|Grant ID: RR180050|
Recruitment of First-Time, Tenure-Track Faculty Members
Ludwig Institute for Cancer Research and University of California, San Diego, School of Medicine
August 24, 2018
On one end of the spectrum of genetic mutations that can lead to cancer is a single DNA base pair out of place, while at the other end is a wholesale reordering of one or several chromosomes. Exactly how these genomic alterations come about and promote cancer development is the focus of research for Peter Ly, a cancer biologist at the University of Texas Southwestern Medical Center.
Ly was recruited in 2019 from the Ludwig Institute for Cancer Research and University of California, San Diego, School of Medicine, where he was a postdoctoral researcher in cancer cell biology. A First-Time Tenure-Track Award from CPRIT enabled Ly to return to his Ph.D. alma mater, UT Southwestern.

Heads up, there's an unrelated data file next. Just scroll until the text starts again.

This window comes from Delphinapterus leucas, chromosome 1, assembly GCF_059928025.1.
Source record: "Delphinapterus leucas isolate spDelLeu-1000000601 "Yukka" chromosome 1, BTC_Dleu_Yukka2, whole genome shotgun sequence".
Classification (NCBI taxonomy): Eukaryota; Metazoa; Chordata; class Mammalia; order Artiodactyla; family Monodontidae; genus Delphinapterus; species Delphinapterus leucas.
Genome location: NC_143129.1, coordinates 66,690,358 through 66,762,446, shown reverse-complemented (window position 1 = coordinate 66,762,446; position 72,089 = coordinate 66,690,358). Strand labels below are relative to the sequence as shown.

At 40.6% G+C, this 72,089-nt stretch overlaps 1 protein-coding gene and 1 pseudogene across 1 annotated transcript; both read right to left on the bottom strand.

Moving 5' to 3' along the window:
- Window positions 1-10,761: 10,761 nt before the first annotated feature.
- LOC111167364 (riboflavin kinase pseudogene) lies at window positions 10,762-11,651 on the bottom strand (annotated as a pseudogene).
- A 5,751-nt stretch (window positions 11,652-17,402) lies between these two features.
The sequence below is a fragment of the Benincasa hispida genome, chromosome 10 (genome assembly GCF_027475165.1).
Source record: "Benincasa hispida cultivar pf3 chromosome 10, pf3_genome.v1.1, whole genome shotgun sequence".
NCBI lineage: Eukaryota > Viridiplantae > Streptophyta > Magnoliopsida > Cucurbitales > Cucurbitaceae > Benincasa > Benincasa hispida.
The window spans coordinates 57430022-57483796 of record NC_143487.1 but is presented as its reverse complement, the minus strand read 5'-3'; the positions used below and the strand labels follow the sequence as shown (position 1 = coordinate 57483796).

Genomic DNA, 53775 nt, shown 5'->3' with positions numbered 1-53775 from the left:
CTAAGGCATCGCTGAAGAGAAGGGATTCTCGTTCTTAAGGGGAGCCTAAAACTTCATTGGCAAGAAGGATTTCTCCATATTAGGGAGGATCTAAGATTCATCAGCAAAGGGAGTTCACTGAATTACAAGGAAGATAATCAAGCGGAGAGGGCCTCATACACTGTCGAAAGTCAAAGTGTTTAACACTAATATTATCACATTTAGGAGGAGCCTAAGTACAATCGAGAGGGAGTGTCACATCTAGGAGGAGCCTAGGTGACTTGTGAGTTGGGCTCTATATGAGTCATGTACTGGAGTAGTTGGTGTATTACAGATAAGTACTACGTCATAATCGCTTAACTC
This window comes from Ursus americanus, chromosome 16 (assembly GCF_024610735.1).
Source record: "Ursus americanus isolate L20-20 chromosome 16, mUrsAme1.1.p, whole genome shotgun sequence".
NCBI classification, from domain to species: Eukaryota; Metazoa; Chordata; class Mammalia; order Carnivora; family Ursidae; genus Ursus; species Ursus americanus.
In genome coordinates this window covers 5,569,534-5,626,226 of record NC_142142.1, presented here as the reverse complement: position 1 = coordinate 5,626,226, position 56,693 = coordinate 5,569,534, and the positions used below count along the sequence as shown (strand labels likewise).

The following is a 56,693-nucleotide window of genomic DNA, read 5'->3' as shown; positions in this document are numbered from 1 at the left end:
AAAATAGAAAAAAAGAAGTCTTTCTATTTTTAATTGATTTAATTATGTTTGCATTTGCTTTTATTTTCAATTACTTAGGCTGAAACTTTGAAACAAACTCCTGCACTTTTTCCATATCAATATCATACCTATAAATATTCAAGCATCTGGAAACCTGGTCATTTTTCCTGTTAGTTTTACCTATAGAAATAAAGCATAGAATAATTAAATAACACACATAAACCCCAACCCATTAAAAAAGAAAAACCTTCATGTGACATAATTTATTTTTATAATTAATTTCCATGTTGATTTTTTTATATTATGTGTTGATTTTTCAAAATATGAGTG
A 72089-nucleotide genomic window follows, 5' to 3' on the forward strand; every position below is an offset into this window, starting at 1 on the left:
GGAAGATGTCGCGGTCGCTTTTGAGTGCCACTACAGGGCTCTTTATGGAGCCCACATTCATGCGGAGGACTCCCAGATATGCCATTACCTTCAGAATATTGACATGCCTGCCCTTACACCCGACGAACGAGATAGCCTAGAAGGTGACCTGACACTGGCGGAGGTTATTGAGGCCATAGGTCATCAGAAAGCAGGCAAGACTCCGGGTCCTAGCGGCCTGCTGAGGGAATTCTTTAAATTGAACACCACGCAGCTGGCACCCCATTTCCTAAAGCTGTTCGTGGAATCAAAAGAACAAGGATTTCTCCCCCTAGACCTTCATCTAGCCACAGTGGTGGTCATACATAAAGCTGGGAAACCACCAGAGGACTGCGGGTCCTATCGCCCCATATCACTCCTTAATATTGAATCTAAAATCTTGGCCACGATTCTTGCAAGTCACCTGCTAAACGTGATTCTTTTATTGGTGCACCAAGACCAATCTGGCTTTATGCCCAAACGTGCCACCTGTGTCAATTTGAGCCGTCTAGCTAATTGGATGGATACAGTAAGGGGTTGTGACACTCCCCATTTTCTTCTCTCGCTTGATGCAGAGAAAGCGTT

One well-studied example of how genomic rearrangements can cause cancer involves a swap of genetic material between two chromosomes (9 and 22), known as the Philadelphia chromosome. This rearrangement generates a hybrid protein that becomes stuck in the “on” position, interrupting the stability of the genome and causing the cells to divide uncontrollably. Most cases of leukemia arise from this mutation. Fortunately for those patients, the drug imatinib blocks the action of this aberrant protein and is one of the most clinically beneficial anti-cancer drugs currently on the market.